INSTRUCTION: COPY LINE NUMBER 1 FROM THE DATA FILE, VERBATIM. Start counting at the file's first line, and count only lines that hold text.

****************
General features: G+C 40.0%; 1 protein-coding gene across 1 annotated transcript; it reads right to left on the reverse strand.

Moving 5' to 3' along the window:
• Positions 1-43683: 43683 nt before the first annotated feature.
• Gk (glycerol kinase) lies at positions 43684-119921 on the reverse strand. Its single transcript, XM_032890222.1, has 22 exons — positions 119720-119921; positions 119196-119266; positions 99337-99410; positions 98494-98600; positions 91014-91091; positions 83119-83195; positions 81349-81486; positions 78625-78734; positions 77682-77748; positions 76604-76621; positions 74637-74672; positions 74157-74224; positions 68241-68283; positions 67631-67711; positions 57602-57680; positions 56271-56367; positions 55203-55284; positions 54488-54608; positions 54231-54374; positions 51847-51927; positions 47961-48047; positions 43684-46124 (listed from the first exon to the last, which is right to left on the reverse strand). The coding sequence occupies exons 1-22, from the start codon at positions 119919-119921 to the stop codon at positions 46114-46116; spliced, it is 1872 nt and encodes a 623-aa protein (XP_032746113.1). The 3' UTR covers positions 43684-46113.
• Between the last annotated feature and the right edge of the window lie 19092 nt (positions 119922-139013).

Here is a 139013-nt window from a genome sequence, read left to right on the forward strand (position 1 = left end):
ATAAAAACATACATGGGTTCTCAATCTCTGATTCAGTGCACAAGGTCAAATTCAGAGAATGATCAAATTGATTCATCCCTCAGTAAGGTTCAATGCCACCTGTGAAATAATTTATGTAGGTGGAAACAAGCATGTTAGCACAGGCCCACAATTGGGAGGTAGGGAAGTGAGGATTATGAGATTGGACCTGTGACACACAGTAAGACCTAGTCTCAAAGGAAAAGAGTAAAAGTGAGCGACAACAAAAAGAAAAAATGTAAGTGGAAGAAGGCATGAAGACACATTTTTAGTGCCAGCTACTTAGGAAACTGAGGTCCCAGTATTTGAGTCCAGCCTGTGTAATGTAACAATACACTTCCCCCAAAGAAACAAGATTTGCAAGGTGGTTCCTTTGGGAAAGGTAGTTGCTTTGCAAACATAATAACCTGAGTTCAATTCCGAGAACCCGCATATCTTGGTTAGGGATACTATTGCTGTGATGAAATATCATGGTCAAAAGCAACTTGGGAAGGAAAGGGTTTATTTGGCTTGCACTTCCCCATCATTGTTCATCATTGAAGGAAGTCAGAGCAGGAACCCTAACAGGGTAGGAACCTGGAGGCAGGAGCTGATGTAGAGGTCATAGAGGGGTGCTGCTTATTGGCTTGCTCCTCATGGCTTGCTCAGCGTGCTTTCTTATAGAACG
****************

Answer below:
General features: G+C 40.0%; 1 protein-coding gene across 1 annotated transcript; it reads right to left on the reverse strand.